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I've read Graham Priest's book One (2014). Where he offers a what he calls "gluon" theory of parts and wholes. (These are metaphysical gluons which are not related to gluons from particle physics, only the term is borrowed.) Priest's theory is an pretty interesting, but it seems to have a high cost. Not only are gluons wildly contradictory entities, but the relation of metaphysical identity must be non-transitive.

Priest's book was my introduction to the metaphysics and logic of parts and wholes (mereology). I am wondering what are other good articles or books to get a sense of the other major positions in this field and how they relate to each other. I'm more interested in metaphysically engaged philosophy as opposed to purely abstract mathematical approaches, but I'm fine if math is deployed in the process of addressing metaphysical issues. I'd like to look at work where philosophers seriously engage with the paradoxes and vicious regresses that arise in considering part-whole relations. For example, Bradley's regress or the ancient paradoxes of the one and the many.

For the more mathematically inclined among you, I'm particularly interested to know if anybody has attempted to give a mereological theory that uses terminal coalgebras (But that is a bonus if anybody knows, it isn't required to answer my question).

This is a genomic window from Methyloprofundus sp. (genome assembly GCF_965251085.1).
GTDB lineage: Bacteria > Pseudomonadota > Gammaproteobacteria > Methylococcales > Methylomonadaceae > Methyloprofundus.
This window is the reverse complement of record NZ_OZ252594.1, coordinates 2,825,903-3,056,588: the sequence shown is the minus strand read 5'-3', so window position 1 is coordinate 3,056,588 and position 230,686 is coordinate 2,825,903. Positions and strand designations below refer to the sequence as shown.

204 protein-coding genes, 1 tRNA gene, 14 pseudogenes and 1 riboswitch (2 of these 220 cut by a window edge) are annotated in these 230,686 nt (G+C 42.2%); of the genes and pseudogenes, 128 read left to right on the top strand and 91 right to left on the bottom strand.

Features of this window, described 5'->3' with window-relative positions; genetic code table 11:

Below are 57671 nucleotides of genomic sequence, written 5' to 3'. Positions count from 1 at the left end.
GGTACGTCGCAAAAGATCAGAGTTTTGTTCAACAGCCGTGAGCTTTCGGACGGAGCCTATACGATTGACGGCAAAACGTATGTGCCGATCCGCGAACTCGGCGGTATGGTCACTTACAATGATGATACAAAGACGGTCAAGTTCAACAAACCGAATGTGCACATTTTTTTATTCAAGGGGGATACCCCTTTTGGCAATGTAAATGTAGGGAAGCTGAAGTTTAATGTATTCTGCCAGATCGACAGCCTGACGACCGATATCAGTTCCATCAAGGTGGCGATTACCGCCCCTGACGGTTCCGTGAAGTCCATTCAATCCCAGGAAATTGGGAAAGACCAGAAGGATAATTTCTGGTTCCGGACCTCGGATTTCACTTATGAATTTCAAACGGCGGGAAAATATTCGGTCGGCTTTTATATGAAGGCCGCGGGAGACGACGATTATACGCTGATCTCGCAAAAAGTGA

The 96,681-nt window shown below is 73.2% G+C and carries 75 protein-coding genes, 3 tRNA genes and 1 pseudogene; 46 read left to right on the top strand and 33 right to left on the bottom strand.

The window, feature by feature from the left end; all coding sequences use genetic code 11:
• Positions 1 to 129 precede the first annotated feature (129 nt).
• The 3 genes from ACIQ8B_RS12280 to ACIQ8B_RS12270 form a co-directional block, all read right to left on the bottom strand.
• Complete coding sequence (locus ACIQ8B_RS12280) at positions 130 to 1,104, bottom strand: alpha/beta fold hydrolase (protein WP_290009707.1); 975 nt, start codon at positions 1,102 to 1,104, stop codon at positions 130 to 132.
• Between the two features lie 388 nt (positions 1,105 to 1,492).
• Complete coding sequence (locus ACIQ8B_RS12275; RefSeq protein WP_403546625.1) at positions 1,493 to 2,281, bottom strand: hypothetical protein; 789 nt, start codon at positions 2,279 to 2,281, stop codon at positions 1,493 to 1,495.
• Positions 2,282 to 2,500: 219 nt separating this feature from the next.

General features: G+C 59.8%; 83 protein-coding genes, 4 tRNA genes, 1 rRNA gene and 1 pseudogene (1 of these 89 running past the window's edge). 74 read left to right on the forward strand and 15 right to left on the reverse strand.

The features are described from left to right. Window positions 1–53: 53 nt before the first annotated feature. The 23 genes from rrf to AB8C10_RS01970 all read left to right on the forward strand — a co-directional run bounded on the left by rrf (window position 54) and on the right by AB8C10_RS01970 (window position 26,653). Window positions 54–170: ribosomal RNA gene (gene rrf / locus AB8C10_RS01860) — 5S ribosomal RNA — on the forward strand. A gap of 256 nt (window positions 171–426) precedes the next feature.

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    Somewhat mathematical discussion of mereological paradoxes is in Bigelow, God and the New Math. On mereology of Bradley's regress see Valicella, Three Conceptions of States of Affairs. John Baez's post on behavioral mereology is very mathematical, and even mentions coalgebras.
    – Conifold
    Jun 23, 2022 at 0:00
  • Modern philosophers are squarely interested more in set theory than mereology since the latter is not a foundation of math and perhaps to define the so-called whole independently of the parts is very paradox-prone, and this actually is surprising given combination as core of math seems very related to parts and whole. So this hints the axiom of infinity and related axioms about infinity within set theory is a necessary nature in addition to the mundane "belong to" binary relation of mereology in order to be able to do more math in the Cantorian way... Jun 24, 2022 at 17:46
  • @DoubleKnot I don't quite understand how you are opposing set theory to mereology. It would seem that these are not two competing theories but theories operating in different fields of inquiry. Mereology is a philosophical account of parts and wholes not a mathematical theory (although it could expressed mathematically, e.g, in the language of set theory). On the other hand, it is natural to think of an element of a set as a part of the set, so mereology could be applied in phil of math to set theory itself.
    – Avi C
    Jun 26, 2022 at 20:45